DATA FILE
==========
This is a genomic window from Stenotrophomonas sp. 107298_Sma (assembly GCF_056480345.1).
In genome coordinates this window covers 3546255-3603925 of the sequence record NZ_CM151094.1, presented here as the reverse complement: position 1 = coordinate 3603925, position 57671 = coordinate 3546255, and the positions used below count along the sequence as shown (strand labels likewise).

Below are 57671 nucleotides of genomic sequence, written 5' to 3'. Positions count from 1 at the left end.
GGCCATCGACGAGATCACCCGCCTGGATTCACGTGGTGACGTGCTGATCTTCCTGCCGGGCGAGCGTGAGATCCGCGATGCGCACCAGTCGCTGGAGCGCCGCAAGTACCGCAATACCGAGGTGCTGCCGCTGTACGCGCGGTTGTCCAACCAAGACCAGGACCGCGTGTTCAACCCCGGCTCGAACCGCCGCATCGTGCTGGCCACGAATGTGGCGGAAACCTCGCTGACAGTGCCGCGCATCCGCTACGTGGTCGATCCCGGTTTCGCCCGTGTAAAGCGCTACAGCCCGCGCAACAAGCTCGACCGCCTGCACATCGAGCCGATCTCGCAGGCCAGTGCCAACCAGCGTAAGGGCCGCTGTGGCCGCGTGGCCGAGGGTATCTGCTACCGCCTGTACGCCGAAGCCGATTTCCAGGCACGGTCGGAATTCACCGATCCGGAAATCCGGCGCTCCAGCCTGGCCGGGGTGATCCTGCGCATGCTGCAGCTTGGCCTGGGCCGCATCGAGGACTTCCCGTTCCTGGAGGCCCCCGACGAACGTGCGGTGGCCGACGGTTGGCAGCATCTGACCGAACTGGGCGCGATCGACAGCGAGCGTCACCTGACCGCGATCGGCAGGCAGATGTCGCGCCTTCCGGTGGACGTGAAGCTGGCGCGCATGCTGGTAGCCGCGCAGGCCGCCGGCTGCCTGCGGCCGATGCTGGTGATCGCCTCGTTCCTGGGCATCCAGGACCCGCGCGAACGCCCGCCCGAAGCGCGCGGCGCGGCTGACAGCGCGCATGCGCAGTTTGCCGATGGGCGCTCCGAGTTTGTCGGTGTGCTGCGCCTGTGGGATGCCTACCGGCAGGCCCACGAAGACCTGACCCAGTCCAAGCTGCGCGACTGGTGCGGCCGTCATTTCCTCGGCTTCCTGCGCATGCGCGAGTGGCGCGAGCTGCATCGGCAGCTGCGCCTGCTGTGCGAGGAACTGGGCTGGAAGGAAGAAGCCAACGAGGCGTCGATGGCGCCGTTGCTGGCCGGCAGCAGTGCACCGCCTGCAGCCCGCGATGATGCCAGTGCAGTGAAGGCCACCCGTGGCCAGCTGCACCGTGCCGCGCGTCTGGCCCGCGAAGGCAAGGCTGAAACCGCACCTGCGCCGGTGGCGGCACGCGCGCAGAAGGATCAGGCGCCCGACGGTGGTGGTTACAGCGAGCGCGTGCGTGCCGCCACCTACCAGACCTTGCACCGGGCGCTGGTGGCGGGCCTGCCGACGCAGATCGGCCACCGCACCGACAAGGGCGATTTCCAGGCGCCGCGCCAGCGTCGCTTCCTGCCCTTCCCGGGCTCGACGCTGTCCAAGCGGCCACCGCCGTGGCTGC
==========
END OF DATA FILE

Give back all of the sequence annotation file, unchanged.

This is a genomic window from Stenotrophomonas sp. 107298_Sma (assembly GCF_056480345.1).
In genome coordinates this window covers 3546255-3603925 of the sequence record NZ_CM151094.1, presented here as the reverse complement: position 1 = coordinate 3603925, position 57671 = coordinate 3546255, and the positions used below count along the sequence as shown (strand labels likewise).

Below are 57671 nucleotides of genomic sequence, written 5' to 3'. Positions count from 1 at the left end.
GGCCATCGACGAGATCACCCGCCTGGATTCACGTGGTGACGTGCTGATCTTCCTGCCGGGCGAGCGTGAGATCCGCGATGCGCACCAGTCGCTGGAGCGCCGCAAGTACCGCAATACCGAGGTGCTGCCGCTGTACGCGCGGTTGTCCAACCAAGACCAGGACCGCGTGTTCAACCCCGGCTCGAACCGCCGCATCGTGCTGGCCACGAATGTGGCGGAAACCTCGCTGACAGTGCCGCGCATCCGCTACGTGGTCGATCCCGGTTTCGCCCGTGTAAAGCGCTACAGCCCGCGCAACAAGCTCGACCGCCTGCACATCGAGCCGATCTCGCAGGCCAGTGCCAACCAGCGTAAGGGCCGCTGTGGCCGCGTGGCCGAGGGTATCTGCTACCGCCTGTACGCCGAAGCCGATTTCCAGGCACGGTCGGAATTCACCGATCCGGAAATCCGGCGCTCCAGCCTGGCCGGGGTGATCCTGCGCATGCTGCAGCTTGGCCTGGGCCGCATCGAGGACTTCCCGTTCCTGGAGGCCCCCGACGAACGTGCGGTGGCCGACGGTTGGCAGCATCTGACCGAACTGGGCGCGATCGACAGCGAGCGTCACCTGACCGCGATCGGCAGGCAGATGTCGCGCCTTCCGGTGGACGTGAAGCTGGCGCGCATGCTGGTAGCCGCGCAGGCCGCCGGCTGCCTGCGGCCGATGCTGGTGATCGCCTCGTTCCTGGGCATCCAGGACCCGCGCGAACGCCCGCCCGAAGCGCGCGGCGCGGCTGACAGCGCGCATGCGCAGTTTGCCGATGGGCGCTCCGAGTTTGTCGGTGTGCTGCGCCTGTGGGATGCCTACCGGCAGGCCCACGAAGACCTGACCCAGTCCAAGCTGCGCGACTGGTGCGGCCGTCATTTCCTCGGCTTCCTGCGCATGCGCGAGTGGCGCGAGCTGCATCGGCAGCTGCGCCTGCTGTGCGAGGAACTGGGCTGGAAGGAAGAAGCCAACGAGGCGTCGATGGCGCCGTTGCTGGCCGGCAGCAGTGCACCGCCTGCAGCCCGCGATGATGCCAGTGCAGTGAAGGCCACCCGTGGCCAGCTGCACCGTGCCGCGCGTCTGGCCCGCGAAGGCAAGGCTGAAACCGCACCTGCGCCGGTGGCGGCACGCGCGCAGAAGGATCAGGCGCCCGACGGTGGTGGTTACAGCGAGCGCGTGCGTGCCGCCACCTACCAGACCTTGCACCGGGCGCTGGTGGCGGGCCTGCCGACGCAGATCGGCCACCGCACCGACAAGGGCGATTTCCAGGCGCCGCGCCAGCGTCGCTTCCTGCCCTTCCCGGGCTCGACGCTGTCCAAGCGGCCACCGCCGTGGCTGC